Pope John Paul II will be missed
by Linda Monohan
Fish Springs Flier
Sept. 18, 1987 was a very special day for my husband and I and about 80,000 other Catholics who got to spend a few hours in the presence of Pope John Paul II.
When the jet named “Shepherd One” touched down at Crissy Field, it marked the beginning of the first papal visit in the history of San Francisco.
This was a pope who visited over 120 nations, which was many more than any of his predecessors.
Soon after the Giants beat the Houston Astros in Candlestick Park, hundreds of construction workers erected an elaborate altar where Pope John Paul II celebrated Mass on that morning.
He was a very charismatic and spiritual man. When 80,000 people joined together singing the “Our Father,” you could feel the uplifting spiritual vibrations.
You could feel it also as the pope reached out and touched so many extended hands, and he also laid his hands on the heads of many handicapped people who had gathered there in the ballpark stadium to see him.
He talked about our opportunities to minister to and serve those less fortunate than us. His voice and demeanor projected intense peace and caring.
He seemed to radiate all-encompassing love. I feel privileged and honored to have walked in his shadow.
Pope John Paul II, the shepherd of the Catholic Church, will not be forgotten.
Birds busy building nests
“Birds do it, bees do it, let’s do it, let’s fall in love.” Remember that old song? Well, it’s that time of the year again when we see lots of critters around us pairing up in preparation of making babies.
Every morning lately we’ve been watching two little finch birds way up on the solar panels on our roof.
They’re pecking away at the duct tape that covers the foam insulation which is around the water pipes. Birds will make their nest out of all kinds of things.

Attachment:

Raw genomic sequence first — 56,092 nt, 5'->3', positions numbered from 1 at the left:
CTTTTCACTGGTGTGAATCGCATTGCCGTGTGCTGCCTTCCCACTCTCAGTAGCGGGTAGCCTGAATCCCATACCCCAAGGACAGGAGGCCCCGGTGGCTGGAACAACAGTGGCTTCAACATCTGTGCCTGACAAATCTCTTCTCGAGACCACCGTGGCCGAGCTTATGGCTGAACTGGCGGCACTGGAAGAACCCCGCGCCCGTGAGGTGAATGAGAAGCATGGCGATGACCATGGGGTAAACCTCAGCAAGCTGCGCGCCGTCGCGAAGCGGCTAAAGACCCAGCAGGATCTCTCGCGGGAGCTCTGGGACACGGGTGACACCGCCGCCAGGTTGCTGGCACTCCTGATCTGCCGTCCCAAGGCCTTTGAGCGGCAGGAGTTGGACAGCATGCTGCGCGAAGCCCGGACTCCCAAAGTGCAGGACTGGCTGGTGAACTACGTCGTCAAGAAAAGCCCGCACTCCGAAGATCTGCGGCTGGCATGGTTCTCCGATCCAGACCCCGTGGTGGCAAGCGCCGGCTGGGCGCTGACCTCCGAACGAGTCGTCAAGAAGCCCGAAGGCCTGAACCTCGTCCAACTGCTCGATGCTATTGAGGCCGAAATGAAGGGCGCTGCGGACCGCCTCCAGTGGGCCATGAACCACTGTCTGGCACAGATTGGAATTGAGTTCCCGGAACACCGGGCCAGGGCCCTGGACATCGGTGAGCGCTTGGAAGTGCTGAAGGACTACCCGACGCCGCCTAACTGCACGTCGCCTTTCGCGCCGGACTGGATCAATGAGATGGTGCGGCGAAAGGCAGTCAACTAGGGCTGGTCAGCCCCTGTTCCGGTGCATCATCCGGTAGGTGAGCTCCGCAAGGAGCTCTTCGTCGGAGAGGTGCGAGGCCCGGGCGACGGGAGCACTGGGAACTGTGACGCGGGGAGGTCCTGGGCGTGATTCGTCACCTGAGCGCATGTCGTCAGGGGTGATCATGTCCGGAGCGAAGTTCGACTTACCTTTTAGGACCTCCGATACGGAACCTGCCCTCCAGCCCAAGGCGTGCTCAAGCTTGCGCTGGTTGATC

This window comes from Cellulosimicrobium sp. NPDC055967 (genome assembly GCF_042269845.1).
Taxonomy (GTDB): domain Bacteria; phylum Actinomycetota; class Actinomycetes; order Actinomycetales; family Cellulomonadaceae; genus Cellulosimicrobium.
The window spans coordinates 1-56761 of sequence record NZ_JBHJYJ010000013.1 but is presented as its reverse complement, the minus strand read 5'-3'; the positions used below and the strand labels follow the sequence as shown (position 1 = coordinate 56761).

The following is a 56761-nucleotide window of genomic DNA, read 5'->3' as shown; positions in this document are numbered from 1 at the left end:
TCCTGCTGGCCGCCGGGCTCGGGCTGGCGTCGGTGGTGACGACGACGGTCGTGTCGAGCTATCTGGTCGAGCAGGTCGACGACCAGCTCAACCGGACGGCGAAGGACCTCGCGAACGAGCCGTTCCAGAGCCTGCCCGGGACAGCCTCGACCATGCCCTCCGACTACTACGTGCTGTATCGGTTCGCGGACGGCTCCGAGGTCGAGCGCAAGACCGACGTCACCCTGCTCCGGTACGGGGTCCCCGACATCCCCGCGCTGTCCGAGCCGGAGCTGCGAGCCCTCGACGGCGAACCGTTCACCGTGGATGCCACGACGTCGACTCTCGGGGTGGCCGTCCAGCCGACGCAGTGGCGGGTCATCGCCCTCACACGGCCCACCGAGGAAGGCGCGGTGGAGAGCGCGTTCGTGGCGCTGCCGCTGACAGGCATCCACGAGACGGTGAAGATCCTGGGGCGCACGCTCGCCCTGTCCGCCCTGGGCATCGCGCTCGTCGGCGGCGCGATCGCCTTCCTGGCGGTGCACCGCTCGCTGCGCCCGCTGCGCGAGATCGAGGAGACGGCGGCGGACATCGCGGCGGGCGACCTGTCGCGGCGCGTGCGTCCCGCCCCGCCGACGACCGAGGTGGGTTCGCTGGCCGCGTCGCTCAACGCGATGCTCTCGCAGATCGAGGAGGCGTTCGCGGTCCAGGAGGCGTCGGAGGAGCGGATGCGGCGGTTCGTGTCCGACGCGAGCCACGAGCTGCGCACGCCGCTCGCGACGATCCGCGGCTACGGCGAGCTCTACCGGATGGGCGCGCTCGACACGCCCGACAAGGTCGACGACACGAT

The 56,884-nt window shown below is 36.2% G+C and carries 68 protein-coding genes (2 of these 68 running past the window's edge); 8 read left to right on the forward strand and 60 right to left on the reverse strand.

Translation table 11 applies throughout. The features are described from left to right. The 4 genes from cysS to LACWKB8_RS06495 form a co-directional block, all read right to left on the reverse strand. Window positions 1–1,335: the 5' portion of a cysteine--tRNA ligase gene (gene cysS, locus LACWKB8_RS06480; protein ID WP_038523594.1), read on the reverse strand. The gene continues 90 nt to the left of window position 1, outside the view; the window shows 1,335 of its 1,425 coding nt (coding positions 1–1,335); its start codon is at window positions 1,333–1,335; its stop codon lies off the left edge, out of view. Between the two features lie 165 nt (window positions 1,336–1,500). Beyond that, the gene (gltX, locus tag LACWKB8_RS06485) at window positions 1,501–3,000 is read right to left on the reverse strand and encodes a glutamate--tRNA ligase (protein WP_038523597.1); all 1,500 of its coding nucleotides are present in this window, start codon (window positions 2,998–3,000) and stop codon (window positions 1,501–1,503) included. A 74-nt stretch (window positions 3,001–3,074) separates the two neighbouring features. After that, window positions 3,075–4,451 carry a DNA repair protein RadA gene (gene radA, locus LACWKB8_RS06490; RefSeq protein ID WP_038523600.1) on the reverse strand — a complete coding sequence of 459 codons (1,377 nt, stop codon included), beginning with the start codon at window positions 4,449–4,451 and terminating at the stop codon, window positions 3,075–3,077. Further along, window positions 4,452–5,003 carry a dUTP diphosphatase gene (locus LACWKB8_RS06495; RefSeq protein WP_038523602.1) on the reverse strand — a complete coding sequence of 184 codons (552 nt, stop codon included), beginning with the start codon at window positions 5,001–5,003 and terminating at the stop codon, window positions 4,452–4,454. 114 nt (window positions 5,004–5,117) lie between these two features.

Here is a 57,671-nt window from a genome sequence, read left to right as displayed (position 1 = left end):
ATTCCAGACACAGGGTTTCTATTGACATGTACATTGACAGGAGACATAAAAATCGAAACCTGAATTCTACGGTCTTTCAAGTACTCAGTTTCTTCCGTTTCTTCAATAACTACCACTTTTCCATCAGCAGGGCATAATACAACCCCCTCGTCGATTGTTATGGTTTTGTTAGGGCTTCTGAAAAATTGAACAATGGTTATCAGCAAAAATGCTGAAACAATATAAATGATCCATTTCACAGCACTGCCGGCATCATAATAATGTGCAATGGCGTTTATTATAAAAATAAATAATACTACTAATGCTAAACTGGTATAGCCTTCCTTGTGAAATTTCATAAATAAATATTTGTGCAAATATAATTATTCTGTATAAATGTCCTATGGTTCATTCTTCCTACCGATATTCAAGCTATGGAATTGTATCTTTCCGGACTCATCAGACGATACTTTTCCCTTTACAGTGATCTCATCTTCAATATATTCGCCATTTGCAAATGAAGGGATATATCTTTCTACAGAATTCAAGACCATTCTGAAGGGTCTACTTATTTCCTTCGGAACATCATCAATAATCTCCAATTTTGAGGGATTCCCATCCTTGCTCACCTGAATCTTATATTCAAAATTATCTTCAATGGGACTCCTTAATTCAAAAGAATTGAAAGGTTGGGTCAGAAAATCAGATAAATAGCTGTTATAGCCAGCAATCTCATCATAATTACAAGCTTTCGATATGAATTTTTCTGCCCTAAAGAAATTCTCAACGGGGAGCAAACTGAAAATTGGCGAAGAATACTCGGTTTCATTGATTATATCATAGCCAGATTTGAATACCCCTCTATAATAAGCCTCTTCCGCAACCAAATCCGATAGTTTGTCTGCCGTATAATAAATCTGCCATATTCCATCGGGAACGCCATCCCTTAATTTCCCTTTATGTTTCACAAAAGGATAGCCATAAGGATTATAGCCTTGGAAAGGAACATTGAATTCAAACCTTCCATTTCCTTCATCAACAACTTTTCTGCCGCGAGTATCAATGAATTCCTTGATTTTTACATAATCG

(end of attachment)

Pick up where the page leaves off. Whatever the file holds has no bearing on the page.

They really like string, as I discovered after flying my kite and leaving the ball of string on the lawn!
Last spring we were bothered by a very pesky redshafted flicker. This North American woodpecker gets its name from its loud calls, which sound like “flick-er” or “wick-er.”
But all we were hearing was his incessant pecking noise. He used his sharp bill to drill a large hole through our three-eighths-inch thick exterior wood siding.
Then, in his zest to build an appropriate nest, he tore a big hole in a second story window screen and created his nest out of the scratchy screen material.
He’s a big, beautiful bird that likes to eat insects, but he’s not welcome back in our yard this spring.
Regarding the bees in that old jingle, mating for a queen bee is a whole different story.
The queen is the largest bee in the colony and she can lay more than 1,500 eggs a day.
It’s the male drone’s main purpose in life to mate with her. And as soon as he has accomplished that, he dies. End of story.
— Linda Monohan can be reached at 782-5802.